Understanding Ulcerative Colitis

Ulcerative Colitis is one of the Inflammatory Bowel Diseases (IBD) and closely resembles Crohn's Disease and other of the IBD's. UC causes inflammation in the lining of the colon and rectum. It does not travel to other parts of the digestive system like the mouth, throat or stomach.

It doesn't dig deep into the intestinal wall like its related disease, Crohn's disease, but leaves sores or ulcers along the intestinal wall. Ulcers continuously leak blood and toxic pus back into the digestive system, further inflaming the bowel, making more ulcers. With this cycle, Ulcerative Colitis continually fuels itself.

Symptoms of Ulcerative Colitis

Ulcerative Colitis causes abdominal pain, bloody diarrhea. As well, fatigue, weight loss, appetite change, skin lesions and fever have been reported. The instances of several conditions, seeming unrelated to Ulcerative Colitis have been received, including reports of osteoporosis, arthritis, liver disease, and eye inflammation. Doctors don't understand the relationship to the disease yet.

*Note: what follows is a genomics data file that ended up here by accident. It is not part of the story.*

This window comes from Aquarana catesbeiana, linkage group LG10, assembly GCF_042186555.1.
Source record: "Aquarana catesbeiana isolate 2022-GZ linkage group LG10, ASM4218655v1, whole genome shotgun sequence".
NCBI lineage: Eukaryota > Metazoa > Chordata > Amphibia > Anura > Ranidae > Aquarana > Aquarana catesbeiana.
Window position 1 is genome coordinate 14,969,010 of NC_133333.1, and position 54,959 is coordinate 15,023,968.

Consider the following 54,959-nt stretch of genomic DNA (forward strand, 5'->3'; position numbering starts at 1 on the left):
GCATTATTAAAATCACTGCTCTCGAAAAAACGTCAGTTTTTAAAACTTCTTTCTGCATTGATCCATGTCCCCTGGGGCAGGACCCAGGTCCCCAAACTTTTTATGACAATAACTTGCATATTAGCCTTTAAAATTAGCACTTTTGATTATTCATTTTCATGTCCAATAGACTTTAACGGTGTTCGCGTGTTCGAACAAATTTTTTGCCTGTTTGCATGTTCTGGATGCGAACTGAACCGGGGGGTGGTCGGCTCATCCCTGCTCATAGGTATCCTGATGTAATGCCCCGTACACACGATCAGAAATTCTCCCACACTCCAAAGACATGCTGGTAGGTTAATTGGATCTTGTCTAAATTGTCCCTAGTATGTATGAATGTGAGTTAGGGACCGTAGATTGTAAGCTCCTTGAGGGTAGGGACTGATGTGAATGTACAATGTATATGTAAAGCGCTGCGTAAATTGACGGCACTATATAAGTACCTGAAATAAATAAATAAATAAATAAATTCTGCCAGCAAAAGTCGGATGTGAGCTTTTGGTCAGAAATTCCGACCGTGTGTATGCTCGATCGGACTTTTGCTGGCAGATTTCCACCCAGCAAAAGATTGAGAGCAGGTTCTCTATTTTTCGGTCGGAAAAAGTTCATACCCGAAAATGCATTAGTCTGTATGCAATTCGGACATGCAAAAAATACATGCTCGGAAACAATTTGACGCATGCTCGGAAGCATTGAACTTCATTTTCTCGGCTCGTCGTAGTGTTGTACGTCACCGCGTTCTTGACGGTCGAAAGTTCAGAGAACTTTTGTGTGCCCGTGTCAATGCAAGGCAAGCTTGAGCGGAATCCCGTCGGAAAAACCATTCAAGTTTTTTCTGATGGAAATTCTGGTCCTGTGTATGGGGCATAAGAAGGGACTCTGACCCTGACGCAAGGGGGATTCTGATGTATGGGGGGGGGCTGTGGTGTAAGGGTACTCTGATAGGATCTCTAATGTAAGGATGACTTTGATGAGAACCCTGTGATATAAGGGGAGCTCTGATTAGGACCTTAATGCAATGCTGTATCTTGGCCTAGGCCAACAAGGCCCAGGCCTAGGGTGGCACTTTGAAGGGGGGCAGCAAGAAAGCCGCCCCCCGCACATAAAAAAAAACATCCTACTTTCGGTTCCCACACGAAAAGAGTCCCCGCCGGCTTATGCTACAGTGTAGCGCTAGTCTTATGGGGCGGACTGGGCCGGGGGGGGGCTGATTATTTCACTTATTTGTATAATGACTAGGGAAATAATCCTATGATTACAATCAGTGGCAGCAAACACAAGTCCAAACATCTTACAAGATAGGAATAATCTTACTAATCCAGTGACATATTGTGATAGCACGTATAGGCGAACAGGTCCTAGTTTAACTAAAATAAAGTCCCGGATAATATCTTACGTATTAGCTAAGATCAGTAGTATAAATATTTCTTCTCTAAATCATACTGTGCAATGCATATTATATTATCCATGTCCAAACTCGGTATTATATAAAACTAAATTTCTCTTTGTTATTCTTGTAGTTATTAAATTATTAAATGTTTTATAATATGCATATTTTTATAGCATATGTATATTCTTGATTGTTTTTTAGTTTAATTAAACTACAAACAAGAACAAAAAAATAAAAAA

Treatments for Ulcerative Colitis

Doctors use drugs, usually, which tend to be ineffective for controlling the symptoms of Ulcerative Colitis. About one third of the sufferers have their colons removed, in order to relieve the symptoms. This surgery could probably be avoided with regular intestinal cleansing. It's also important to remain active as much as possible and keep a positive attitude since negative emotions can diminish health.

Population at Risk

Euro-Caucasian and people of Jewish descent show significantly high risk of developing Ulcerative Colitis. Usually more than one member of a family will have the disease.